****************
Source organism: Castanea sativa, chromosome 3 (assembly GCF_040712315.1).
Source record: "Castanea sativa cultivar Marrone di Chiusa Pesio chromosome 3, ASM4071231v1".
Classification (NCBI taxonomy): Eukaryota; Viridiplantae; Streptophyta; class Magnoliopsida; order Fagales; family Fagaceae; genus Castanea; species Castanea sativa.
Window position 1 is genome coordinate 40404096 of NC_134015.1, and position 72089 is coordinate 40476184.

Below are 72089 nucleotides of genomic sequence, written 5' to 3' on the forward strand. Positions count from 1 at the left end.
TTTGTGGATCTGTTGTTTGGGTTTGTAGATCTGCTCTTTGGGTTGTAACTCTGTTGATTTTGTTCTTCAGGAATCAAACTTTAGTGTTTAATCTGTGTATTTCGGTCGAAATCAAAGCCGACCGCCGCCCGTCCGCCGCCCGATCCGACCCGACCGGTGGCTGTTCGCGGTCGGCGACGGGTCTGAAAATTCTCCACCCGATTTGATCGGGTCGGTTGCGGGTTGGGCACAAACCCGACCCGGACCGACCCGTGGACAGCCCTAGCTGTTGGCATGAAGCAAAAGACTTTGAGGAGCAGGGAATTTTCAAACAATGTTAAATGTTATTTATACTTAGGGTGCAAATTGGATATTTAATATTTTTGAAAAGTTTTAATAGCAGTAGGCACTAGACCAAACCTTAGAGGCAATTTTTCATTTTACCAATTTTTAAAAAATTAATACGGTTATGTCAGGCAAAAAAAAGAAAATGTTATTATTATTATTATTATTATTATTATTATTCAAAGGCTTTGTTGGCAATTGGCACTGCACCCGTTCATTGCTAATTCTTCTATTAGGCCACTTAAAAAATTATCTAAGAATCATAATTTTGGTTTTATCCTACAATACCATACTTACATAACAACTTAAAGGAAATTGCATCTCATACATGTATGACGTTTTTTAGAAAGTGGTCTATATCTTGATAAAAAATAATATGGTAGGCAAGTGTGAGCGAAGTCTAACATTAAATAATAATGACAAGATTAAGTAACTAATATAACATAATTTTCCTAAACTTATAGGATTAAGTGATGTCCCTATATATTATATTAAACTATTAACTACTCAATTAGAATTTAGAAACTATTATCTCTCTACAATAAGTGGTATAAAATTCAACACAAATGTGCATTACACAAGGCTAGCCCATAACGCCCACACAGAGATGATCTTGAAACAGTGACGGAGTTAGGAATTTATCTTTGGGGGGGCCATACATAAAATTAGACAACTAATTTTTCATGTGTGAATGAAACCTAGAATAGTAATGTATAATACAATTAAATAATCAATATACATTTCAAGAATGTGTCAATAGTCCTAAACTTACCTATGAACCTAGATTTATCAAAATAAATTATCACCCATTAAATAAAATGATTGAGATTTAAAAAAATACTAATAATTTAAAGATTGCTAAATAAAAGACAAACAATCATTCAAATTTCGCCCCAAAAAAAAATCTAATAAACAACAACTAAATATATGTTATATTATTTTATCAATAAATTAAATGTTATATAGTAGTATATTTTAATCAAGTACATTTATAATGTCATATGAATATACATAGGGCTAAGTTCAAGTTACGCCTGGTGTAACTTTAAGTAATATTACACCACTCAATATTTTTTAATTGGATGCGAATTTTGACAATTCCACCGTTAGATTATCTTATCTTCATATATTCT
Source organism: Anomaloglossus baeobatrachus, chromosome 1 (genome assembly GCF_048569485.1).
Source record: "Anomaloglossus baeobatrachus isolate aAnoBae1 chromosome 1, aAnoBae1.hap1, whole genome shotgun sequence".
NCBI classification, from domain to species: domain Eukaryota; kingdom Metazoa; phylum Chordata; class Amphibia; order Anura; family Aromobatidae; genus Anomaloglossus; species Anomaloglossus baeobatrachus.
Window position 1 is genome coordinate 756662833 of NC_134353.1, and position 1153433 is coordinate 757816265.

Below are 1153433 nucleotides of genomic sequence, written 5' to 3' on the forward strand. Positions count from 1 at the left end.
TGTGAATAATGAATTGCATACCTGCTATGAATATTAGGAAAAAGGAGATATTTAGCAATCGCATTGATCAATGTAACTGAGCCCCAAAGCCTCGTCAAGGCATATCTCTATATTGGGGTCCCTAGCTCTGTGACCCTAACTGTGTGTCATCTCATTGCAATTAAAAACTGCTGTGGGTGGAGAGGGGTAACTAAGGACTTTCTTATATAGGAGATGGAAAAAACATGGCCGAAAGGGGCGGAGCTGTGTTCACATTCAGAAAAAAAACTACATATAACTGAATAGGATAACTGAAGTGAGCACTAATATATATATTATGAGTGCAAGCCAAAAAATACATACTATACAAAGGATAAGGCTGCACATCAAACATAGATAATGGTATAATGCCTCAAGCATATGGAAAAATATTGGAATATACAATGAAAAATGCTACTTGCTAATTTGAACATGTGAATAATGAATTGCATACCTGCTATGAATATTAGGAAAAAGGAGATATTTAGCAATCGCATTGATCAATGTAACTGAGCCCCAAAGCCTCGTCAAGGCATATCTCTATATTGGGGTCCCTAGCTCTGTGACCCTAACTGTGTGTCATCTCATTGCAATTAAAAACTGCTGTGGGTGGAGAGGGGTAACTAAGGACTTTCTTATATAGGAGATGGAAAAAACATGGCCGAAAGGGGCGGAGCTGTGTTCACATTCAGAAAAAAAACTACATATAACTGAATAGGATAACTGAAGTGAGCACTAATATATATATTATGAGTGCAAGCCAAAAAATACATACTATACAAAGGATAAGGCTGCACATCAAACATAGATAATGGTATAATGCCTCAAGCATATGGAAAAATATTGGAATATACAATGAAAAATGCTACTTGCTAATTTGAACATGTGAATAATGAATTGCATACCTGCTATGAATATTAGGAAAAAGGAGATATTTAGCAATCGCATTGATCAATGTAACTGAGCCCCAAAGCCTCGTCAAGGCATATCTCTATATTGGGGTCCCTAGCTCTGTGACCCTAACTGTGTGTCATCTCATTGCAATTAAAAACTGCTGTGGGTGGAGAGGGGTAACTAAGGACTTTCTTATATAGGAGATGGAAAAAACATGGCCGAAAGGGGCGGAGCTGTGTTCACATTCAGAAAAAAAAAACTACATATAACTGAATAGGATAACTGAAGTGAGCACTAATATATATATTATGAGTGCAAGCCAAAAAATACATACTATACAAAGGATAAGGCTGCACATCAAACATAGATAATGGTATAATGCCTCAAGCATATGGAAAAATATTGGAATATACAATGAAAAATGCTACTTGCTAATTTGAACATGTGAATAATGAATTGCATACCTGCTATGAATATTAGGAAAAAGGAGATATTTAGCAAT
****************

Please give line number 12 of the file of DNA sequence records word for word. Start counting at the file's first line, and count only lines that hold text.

TGTGAATAATGAATTGCATACCTGCTATGAATATTAGGAAAAAGGAGATATTTAGCAATCGCATTGATCAATGTAACTGAGCCCCAAAGCCTCGTCAAGGCATATCTCTATATTGGGGTCCCTAGCTCTGTGACCCTAACTGTGTGTCATCTCATTGCAATTAAAAACTGCTGTGGGTGGAGAGGGGTAACTAAGGACTTTCTTATATAGGAGATGGAAAAAACATGGCCGAAAGGGGCGGAGCTGTGTTCACATTCAGAAAAAAAACTACATATAACTGAATAGGATAACTGAAGTGAGCACTAATATATATATTATGAGTGCAAGCCAAAAAATACATACTATACAAAGGATAAGGCTGCACATCAAACATAGATAATGGTATAATGCCTCAAGCATATGGAAAAATATTGGAATATACAATGAAAAATGCTACTTGCTAATTTGAACATGTGAATAATGAATTGCATACCTGCTATGAATATTAGGAAAAAGGAGATATTTAGCAATCGCATTGATCAATGTAACTGAGCCCCAAAGCCTCGTCAAGGCATATCTCTATATTGGGGTCCCTAGCTCTGTGACCCTAACTGTGTGTCATCTCATTGCAATTAAAAACTGCTGTGGGTGGAGAGGGGTAACTAAGGACTTTCTTATATAGGAGATGGAAAAAACATGGCCGAAAGGGGCGGAGCTGTGTTCACATTCAGAAAAAAAACTACATATAACTGAATAGGATAACTGAAGTGAGCACTAATATATATATTATGAGTGCAAGCCAAAAAATACATACTATACAAAGGATAAGGCTGCACATCAAACATAGATAATGGTATAATGCCTCAAGCATATGGAAAAATATTGGAATATACAATGAAAAATGCTACTTGCTAATTTGAACATGTGAATAATGAATTGCATACCTGCTATGAATATTAGGAAAAAGGAGATATTTAGCAATCGCATTGATCAATGTAACTGAGCCCCAAAGCCTCGTCAAGGCATATCTCTATATTGGGGTCCCTAGCTCTGTGACCCTAACTGTGTGTCATCTCATTGCAATTAAAAACTGCTGTGGGTGGAGAGGGGTAACTAAGGACTTTCTTATATAGGAGATGGAAAAAACATGGCCGAAAGGGGCGGAGCTGTGTTCACATTCAGAAAAAAAAAACTACATATAACTGAATAGGATAACTGAAGTGAGCACTAATATATATATTATGAGTGCAAGCCAAAAAATACATACTATACAAAGGATAAGGCTGCACATCAAACATAGATAATGGTATAATGCCTCAAGCATATGGAAAAATATTGGAATATACAATGAAAAATGCTACTTGCTAATTTGAACATGTGAATAATGAATTGCATACCTGCTATGAATATTAGGAAAAAGGAGATATTTAGCAAT